We all know that soup is popular in the cold months, and for good reason! But I’m one of those who enjoys soup just about any time of year. So, it’s never off the menu for us.
Here’s a delicious soup that combines black-eye peas, rice, tomatoes, and kale…a wonderful combination of ingredients! AND it’s loaded with great nutritional impact. On top of that, I developed the recipe to be really simple to put together. So, it’s a win-win for anyone who opts to try it!
Below is a video link where I demonstrate how to make the soup. The written recipe is below the video. I hope this helps!
Black-Eye Pea and Kale Soup
Makes About 10 Cups of Soup (5 Meal-Size Servings)
6 cups vegetable broth
2 cups water
2 cups cooked black-eye peas (or 1 (15 oz can) black-eye peas)
1 (14.5 oz) can diced tomatoes (any type), with the juice
½ cup uncooked rice of choice
4 cups chopped kale
3 cloves garlic, chopped
1 cup chopped onion
½ cup chopped bell pepper
1 cup chopped carrot
1 cup chopped celery
2 dried Bay leaves
1 Tbsp dried parsley flakes
1 tsp dried thyme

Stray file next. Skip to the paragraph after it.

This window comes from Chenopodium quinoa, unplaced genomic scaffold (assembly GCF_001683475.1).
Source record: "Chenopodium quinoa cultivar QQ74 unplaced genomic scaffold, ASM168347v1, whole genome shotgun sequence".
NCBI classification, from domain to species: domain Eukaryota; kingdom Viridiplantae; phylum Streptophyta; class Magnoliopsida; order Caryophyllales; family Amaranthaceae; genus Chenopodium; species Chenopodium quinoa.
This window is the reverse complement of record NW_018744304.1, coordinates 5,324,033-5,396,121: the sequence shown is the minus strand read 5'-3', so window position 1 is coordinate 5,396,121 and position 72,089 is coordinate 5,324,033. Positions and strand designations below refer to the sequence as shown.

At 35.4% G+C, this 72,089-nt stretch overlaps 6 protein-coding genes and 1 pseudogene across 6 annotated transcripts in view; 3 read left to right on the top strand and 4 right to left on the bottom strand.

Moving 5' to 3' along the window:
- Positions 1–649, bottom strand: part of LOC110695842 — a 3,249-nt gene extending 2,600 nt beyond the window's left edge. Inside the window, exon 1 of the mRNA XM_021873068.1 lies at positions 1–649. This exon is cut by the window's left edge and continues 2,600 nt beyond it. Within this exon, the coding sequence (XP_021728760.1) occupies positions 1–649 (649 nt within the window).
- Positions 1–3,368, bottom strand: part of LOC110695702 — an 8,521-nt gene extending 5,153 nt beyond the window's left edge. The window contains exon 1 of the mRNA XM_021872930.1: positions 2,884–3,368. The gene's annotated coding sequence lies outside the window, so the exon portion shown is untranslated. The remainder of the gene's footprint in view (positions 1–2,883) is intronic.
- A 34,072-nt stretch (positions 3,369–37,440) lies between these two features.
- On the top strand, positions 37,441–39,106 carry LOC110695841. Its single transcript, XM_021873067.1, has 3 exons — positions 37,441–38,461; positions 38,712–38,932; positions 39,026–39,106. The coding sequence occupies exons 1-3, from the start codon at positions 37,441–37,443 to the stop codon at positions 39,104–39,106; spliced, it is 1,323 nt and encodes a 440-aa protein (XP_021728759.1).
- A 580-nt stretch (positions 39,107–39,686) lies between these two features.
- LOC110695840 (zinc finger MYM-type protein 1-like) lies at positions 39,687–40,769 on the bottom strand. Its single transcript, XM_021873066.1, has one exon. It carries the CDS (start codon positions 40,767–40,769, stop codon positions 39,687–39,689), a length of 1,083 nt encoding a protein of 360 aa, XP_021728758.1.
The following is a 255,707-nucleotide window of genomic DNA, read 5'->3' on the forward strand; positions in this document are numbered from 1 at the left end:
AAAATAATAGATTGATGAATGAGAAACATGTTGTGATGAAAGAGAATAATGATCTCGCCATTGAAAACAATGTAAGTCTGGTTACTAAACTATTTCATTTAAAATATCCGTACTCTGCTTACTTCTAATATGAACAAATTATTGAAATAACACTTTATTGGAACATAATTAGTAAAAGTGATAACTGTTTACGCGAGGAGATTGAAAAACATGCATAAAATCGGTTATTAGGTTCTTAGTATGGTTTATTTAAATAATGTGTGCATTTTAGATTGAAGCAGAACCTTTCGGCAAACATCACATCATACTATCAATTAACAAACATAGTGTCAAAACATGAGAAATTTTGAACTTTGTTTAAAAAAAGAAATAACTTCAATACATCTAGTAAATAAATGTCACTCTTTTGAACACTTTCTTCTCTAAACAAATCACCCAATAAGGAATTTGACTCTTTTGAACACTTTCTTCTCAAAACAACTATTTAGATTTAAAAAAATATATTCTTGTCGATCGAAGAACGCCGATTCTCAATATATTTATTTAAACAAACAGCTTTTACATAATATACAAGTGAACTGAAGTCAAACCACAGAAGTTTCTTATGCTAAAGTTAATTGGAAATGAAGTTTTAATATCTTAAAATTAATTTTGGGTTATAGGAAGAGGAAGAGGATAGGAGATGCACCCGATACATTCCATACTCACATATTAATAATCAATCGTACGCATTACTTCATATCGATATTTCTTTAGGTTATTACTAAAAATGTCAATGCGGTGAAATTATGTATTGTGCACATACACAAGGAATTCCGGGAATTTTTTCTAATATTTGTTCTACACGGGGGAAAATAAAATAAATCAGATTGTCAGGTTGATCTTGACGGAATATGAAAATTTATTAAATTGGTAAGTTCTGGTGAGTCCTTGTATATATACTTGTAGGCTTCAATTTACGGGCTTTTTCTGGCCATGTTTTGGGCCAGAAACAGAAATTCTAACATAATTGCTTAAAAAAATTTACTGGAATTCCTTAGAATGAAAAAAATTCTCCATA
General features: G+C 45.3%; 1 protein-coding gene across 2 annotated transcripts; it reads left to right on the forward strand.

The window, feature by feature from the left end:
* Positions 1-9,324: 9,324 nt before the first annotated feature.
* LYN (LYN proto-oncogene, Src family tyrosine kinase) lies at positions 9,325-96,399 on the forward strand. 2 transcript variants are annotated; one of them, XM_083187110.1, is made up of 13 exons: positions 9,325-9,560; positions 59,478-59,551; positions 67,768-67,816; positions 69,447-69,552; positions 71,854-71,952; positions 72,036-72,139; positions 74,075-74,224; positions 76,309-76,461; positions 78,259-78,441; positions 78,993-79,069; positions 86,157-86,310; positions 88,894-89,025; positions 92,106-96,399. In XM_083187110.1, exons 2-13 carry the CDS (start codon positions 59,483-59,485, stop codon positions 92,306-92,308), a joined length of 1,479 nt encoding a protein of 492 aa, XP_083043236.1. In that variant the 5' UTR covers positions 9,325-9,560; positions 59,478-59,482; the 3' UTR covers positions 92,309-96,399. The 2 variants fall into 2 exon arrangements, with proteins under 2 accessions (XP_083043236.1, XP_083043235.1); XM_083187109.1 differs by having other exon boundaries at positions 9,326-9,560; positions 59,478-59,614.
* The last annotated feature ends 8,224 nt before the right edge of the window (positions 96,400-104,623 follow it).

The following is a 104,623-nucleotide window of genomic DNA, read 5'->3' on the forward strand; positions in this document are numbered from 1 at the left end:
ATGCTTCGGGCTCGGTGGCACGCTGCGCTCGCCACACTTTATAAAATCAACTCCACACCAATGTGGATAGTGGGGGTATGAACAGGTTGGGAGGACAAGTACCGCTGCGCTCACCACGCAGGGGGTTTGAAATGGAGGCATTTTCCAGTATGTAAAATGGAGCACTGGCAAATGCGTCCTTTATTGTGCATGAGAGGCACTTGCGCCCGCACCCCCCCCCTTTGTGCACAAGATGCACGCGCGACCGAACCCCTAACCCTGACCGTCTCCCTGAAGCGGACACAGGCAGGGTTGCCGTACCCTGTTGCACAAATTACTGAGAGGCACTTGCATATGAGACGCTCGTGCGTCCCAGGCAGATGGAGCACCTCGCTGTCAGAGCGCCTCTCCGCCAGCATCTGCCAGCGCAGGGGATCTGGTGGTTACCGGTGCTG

1 tsp dried basil leaves
Salt and black pepper to taste
Place all ingredients in a large pot with a lid.* Bring to a boil, then cover the pot and reduce the heat to simmer. Cook, stirring occasionally, for 1 hour, until all vegetables are tender and flavors blended. Remove bay leaves and serve.
Leftover soup should be stored in a covered container in the refrigerator and used within 5 days. Extra soup may also be frozen, and will be best if used within 6 months.
* Optional step based on your preference. If preferred, you can first sauté the vegetables in 1 or 2 tablespoons of extra virgin olive oil. Sauté them briefly, just until they start to soften. Then add the remaining ingredients and follow the directions from there. Or, you can add a little oil to the bowl as the soup is served, as a finishing touch. The added oil will give the soup a greater depth of flavor.
Julia W. Klee (Judi) began her journey enjoying “all things food” in elementary school when she started preparing meals for her family. That love of food blossomed into a quest to learn more and more about health and wellness as related to nutrition. She went on to earn a BS Degree in Food and Nutrition, then an MS Degree in Nutrition. She has taught nutrition and related courses at the college level to pre-nursing and exercise science students. Her hunger to learn didn’t stop upon graduation from college. She continues to research on a regular basis about nutrition as it relates to health. Her hope is to help as many people as possible to enjoy foods that promote health and wellness.